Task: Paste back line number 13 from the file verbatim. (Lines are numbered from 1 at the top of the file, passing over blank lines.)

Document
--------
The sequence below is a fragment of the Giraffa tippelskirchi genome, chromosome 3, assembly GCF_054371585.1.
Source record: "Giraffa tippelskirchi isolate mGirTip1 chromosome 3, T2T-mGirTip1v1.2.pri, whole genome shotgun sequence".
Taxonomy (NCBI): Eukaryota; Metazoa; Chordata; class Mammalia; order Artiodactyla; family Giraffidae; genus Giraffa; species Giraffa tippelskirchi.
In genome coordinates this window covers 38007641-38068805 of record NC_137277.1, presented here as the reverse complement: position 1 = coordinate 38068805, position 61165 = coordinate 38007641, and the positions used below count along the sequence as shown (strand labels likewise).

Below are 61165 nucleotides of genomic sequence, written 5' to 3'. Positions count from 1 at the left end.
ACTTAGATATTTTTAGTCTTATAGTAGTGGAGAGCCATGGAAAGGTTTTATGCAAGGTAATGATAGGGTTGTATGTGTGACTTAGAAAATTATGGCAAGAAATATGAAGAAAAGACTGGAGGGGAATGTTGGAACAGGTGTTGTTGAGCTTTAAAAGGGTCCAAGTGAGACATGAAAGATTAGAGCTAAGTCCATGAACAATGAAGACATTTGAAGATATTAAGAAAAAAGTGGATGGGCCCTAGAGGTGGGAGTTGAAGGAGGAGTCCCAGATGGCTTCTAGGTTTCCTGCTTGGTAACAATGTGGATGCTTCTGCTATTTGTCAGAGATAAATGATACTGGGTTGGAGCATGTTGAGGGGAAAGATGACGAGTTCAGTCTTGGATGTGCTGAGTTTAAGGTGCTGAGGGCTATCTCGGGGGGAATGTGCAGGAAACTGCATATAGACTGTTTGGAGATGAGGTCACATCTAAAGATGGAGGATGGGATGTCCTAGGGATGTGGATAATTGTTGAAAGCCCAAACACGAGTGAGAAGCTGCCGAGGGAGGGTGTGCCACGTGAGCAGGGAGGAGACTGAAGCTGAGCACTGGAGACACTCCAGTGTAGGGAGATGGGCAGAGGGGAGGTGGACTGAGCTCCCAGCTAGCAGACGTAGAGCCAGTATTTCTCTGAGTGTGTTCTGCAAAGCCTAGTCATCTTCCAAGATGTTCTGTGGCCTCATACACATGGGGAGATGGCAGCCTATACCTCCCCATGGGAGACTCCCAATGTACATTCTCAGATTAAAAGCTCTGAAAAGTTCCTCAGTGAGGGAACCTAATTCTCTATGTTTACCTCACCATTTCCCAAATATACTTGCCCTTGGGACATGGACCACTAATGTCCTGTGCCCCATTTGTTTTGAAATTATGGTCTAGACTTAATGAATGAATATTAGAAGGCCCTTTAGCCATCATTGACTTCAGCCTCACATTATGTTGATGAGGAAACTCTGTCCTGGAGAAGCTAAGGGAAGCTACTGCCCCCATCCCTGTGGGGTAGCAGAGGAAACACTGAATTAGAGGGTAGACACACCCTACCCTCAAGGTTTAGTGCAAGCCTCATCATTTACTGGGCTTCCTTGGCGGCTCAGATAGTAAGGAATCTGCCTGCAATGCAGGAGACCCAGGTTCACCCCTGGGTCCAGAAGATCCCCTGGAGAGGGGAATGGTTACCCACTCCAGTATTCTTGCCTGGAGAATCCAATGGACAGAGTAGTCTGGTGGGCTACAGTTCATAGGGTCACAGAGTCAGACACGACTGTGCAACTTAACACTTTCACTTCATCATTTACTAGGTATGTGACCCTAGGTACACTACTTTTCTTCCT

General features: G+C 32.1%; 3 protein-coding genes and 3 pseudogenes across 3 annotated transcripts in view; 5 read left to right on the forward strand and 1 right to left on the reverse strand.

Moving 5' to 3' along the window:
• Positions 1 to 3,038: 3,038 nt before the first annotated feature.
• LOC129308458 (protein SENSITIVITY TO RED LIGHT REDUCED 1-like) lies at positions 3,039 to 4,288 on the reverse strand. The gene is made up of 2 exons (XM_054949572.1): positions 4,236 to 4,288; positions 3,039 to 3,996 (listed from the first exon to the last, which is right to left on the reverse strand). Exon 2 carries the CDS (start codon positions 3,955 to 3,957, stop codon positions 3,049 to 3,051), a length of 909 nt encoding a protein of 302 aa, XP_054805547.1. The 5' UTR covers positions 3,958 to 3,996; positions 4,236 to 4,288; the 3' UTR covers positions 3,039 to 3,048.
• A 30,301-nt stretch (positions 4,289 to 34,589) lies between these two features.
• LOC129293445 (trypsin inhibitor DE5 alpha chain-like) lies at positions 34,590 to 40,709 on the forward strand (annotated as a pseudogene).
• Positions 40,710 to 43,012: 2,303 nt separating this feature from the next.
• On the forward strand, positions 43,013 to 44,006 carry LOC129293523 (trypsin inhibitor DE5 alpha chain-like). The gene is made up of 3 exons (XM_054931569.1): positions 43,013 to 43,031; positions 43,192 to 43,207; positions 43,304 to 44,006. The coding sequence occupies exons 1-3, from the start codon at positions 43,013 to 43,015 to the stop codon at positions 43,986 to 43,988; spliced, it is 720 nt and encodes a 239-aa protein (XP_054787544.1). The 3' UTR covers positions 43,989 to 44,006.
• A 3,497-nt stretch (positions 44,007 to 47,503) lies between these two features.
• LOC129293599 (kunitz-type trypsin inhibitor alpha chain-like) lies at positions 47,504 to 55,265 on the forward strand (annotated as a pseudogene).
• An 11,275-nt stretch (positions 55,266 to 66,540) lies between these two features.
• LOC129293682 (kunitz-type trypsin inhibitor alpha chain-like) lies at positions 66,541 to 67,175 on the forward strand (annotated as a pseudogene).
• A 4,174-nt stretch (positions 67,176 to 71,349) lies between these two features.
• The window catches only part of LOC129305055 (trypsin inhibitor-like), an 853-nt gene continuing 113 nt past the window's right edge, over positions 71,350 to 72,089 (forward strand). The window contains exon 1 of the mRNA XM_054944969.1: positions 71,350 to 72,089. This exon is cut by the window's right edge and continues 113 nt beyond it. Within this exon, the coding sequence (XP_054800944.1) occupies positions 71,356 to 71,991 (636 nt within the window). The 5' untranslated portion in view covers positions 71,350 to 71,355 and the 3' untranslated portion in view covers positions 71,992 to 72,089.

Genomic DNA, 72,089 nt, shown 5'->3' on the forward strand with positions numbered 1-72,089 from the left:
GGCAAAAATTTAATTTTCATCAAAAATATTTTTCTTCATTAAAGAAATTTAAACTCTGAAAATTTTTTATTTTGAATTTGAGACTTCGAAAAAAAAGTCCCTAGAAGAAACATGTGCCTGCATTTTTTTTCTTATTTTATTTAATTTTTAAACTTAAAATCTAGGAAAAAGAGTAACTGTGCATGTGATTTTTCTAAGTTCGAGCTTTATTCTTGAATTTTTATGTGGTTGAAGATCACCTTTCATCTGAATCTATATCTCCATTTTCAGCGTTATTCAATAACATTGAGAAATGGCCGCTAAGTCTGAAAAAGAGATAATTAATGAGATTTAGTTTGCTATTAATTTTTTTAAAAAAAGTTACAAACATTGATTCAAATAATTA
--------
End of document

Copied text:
• Positions 40,710 to 43,012: 2,303 nt separating this feature from the next.